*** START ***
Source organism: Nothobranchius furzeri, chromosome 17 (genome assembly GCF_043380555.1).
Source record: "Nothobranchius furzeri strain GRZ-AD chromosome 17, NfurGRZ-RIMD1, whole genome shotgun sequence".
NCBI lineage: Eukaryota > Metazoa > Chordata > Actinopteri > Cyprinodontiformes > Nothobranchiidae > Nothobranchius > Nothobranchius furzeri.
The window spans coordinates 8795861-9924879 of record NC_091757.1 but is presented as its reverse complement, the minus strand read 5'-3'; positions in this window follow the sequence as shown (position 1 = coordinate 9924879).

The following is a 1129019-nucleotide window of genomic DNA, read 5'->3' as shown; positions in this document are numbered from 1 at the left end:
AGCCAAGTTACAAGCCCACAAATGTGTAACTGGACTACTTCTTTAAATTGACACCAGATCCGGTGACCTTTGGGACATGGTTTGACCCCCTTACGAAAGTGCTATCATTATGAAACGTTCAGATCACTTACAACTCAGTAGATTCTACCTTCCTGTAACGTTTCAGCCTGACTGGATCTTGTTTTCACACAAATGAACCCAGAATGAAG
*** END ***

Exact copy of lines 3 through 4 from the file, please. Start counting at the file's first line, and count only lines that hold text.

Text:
NCBI lineage: Eukaryota > Metazoa > Chordata > Actinopteri > Cyprinodontiformes > Nothobranchiidae > Nothobranchius > Nothobranchius furzeri.
The window spans coordinates 8795861-9924879 of record NC_091757.1 but is presented as its reverse complement, the minus strand read 5'-3'; positions in this window follow the sequence as shown (position 1 = coordinate 9924879).